Having trashed their education and social infrastructure, the Authorities had no objection to the Townspeople's employment opportunities being wrecked as well, the overriding concern being to ensure the economic well-being of the business and farming fraternity, even if this meant transforming Wisbech into little more than a dormitory for thousands of indigent foreign workers.
If Wisbechians sense that the Town in which their forbears have lived for generations has lost its identity and doesn't belong to them any more, and that nobody in Authority gives a damn what they think or feel about it.......are they wrong?
1               Office of National Statistics, (ONS)Censuses 1981-2001
2   Office of Population, Censuses and Surveys, Population  Estimates,1985 and  Population Trends 1990
3              'Young People and the Labour Market, A Challenge of the 1990s'   National Economic Development Office and 
                  Training Commission (11.7.1988)     
4               Oxford Migration Observatory Unit, reported in The Sunday Telegraph  (11 May 2014)
5               ONS  2011 Census, Country of Birth, Table QS203EW
6               ONS (NOMIS) 2011 Census, Country of birth by ethnic group,  Table LC2205EW
7   Fenland District Council (F.D.C.)  Fenland Migrant Population Strategy 2007-2010, Sept 2007
8     F.D.C.  (Oct. 2013)  Fenland Diverse Communities Forum, Community Cohesion, Strategy Statement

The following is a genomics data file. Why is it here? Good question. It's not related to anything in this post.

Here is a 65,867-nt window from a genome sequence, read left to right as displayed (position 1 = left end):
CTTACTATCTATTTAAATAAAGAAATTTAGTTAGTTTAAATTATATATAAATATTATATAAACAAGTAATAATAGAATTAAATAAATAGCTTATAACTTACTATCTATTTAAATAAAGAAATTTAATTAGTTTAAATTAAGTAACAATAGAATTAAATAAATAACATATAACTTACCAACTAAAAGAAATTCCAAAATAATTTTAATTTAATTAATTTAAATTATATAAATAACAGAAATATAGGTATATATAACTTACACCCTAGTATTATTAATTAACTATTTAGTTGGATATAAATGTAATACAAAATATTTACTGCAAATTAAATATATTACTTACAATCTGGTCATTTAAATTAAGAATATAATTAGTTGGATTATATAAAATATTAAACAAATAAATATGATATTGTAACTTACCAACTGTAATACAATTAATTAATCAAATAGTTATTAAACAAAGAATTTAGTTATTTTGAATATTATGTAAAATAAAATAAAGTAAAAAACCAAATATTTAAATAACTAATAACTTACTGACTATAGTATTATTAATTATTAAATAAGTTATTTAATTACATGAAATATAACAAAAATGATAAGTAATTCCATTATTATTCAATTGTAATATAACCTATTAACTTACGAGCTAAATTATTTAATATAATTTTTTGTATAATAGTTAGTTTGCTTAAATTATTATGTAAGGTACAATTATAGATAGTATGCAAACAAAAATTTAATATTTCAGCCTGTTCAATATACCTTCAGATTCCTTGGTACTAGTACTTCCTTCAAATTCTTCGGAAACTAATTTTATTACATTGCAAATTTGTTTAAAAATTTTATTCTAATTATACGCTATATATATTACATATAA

9     Migration Impacts Fund,  Department for Communities and Local Government  (F.O.I. 30.10.13)
10   Rogue Landlords Fund,  Department for Communities and Local Government  (Jan. 2014)  
11 Cambridgeshire County Council (30.8.13) Migrant Impact Fund
12   Fenland District Council   (Sept 2007)  Fenland Migration Population Strategy 2007-2010
13   ONS Censuses 1961-91
15 Cambridgeshire County Council  (Oct. 2013) Cambridgeshire Population and Dwelling Stock Estimates: mid-2012 
16   F.D.C   Fenland Index of Multiple Deprivation 2010
17 Wisbech Standard (21.10.05) 'A quarter of Wisbech is made up of  foreign migrant workers'
18   Mott MacDonald, March 2014  'Wider Economic benefits of a Rail Service between March and Wisbech'
14   ONS (NOMIS) 2011 Census, Country of birth by ethnic group,  Table LC2205EW
19   Queen Elizabeth Hospital, King's Lynn. Maternities and Terminations 2006-11
20   NHS General Practitioner Registration data for Wisbech, July 2013
21   Cambridgeshire County Council, Fenland Schools 2006-14 
22   F.D.C.  Fenland Index of Multiple Deprivation (IMD) 2010
23   Cambridgeshire County Council  Primary & Infant Schools in Wisbech  (10 July 2014)